Chicagoland MG Club: Driveline December 2010

Speedometer Drive - Continued

13) Fit a new lock washer for the Propeller Shaft. Note the interlocking teeth.

14) Refit the Interlock Arm. This step may require some trial and error (and maybe an extra set of hands).

15) Refit the Remote Control Housing.


16) A final note, be careful not to lose the Damper Plunger (anti-rattle plunger) and its corresponding spring. This assembly prevents the gear selector arm from rattling too badly while driving. It is generally best to refit this only after the transmission is back in the car, prior to refitting the gear selector.

Conclusion: After completing the procedure, we were left pondering how the Drive Gear slid of its insert. The safe assumption is that the speedometer cable or angle drive somehow locked up, and something had to give. If the driven gear of the angle drive were to be stuck in place, one could imagine that the Drive Gear in the transmission could essentially be driven of its metal insert. The speedometer cable was broken too, so perhaps heat was an issue. One possible theory was that a poor engine ground could have turned the speedometer cable into an impromptu grounding strap. I will probably never know for sure what caused this, but I will be extra careful to make sure I have a solid ground connection when the engine goes back in the car.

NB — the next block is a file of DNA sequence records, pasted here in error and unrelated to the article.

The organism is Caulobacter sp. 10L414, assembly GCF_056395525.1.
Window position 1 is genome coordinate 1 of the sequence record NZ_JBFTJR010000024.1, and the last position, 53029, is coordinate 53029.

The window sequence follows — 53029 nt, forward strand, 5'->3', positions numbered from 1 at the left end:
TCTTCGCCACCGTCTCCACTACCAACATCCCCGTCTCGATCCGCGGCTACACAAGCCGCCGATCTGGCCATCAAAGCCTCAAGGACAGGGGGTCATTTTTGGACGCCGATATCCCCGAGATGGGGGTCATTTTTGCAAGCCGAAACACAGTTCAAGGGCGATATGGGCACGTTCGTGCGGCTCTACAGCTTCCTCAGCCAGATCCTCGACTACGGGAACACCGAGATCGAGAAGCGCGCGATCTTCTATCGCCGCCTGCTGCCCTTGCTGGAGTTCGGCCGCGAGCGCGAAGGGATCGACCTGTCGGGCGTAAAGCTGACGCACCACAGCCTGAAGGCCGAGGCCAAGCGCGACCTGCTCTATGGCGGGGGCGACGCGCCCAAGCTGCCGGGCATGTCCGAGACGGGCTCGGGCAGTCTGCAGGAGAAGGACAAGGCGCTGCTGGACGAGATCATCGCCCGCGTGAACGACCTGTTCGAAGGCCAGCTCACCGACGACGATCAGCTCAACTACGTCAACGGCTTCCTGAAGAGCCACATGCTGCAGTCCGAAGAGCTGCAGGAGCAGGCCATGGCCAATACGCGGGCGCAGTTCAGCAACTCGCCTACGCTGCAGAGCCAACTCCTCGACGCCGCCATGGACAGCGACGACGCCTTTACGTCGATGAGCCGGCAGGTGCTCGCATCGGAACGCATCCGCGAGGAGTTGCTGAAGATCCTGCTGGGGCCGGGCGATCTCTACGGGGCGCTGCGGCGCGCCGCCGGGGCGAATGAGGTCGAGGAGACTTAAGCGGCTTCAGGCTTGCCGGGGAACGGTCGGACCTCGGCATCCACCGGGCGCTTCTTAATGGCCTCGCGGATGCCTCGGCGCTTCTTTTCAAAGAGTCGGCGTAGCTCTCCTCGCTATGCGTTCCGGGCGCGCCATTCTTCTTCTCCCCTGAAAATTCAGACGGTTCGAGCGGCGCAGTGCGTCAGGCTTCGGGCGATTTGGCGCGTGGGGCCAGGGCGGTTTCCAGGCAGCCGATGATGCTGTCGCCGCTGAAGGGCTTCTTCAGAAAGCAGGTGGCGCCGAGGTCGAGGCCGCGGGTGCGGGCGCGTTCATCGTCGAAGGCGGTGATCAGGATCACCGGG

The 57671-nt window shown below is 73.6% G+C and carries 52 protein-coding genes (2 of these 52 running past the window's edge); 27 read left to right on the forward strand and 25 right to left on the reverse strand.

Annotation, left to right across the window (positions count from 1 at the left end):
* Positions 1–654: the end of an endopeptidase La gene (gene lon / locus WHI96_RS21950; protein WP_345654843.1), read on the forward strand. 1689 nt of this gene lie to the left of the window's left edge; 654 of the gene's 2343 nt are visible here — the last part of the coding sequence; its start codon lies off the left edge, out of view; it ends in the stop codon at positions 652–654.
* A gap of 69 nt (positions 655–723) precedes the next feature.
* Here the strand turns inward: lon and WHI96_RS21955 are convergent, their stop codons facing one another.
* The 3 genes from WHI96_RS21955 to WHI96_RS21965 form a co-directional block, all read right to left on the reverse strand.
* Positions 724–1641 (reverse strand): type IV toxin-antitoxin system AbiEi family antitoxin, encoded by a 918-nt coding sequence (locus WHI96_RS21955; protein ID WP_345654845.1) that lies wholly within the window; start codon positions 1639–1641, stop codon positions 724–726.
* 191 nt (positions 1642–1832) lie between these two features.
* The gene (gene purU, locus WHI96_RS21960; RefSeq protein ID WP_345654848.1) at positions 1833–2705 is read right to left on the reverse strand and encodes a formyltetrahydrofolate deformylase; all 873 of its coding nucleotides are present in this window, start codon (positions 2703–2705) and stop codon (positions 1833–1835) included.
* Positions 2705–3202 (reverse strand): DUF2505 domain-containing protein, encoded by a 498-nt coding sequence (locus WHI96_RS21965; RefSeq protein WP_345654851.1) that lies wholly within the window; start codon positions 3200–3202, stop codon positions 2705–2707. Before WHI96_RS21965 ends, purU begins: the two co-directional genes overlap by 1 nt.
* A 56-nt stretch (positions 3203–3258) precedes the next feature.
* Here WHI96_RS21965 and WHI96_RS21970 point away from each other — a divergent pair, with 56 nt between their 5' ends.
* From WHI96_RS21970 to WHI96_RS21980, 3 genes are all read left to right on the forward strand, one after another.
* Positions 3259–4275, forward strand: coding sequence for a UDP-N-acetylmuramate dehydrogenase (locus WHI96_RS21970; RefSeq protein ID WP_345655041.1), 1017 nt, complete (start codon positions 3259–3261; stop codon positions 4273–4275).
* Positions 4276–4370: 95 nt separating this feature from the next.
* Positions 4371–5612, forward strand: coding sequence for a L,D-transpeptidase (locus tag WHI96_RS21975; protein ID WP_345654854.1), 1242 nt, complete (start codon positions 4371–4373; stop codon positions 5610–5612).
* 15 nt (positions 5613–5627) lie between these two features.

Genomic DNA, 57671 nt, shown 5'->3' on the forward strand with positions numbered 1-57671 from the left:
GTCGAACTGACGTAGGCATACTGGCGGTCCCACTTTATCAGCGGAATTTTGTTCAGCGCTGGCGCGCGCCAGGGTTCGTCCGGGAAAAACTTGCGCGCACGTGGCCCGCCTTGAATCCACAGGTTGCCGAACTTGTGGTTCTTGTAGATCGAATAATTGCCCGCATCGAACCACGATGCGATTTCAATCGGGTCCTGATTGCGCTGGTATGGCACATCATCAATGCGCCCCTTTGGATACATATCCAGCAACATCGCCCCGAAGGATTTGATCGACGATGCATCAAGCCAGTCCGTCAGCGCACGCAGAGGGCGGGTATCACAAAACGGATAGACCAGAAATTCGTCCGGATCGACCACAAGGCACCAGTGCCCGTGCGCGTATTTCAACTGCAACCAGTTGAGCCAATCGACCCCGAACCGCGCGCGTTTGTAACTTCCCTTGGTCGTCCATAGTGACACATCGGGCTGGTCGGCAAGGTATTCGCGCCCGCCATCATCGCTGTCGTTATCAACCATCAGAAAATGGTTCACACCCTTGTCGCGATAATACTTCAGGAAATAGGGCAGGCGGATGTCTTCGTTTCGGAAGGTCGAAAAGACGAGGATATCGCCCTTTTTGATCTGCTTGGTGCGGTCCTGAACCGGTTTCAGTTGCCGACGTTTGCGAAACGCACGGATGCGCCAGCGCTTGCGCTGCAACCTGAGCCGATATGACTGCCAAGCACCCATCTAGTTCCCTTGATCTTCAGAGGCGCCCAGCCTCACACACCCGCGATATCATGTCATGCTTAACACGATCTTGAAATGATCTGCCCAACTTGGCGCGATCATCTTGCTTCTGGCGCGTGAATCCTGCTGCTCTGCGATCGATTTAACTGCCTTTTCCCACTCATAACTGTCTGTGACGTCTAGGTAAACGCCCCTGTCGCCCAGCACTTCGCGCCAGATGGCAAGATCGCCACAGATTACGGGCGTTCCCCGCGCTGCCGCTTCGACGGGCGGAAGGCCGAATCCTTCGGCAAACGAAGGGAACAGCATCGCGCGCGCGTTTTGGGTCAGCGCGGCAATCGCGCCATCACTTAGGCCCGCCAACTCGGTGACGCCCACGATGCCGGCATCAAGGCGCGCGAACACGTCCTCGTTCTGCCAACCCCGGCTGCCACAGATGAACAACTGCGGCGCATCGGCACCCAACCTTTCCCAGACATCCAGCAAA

Given the invasiveness of this procedure, it would be a good idea to do a full assessment of the transmission, replacing seals, measuring clearances, etc. Luckily, this transmission has relatively low miles and was exhibiting no other ill behavior. Be sure to follow all guidelines and torque specifications as spelled out in your factory service manual.

Many thanks to Dave “Cowboy” Bralich and everyone who helped!

-- Kyle Kruszewski  

Editor note: thanks to Kyle for such a detailed write-up and photo story. Bill Reece

Steve's British Connection

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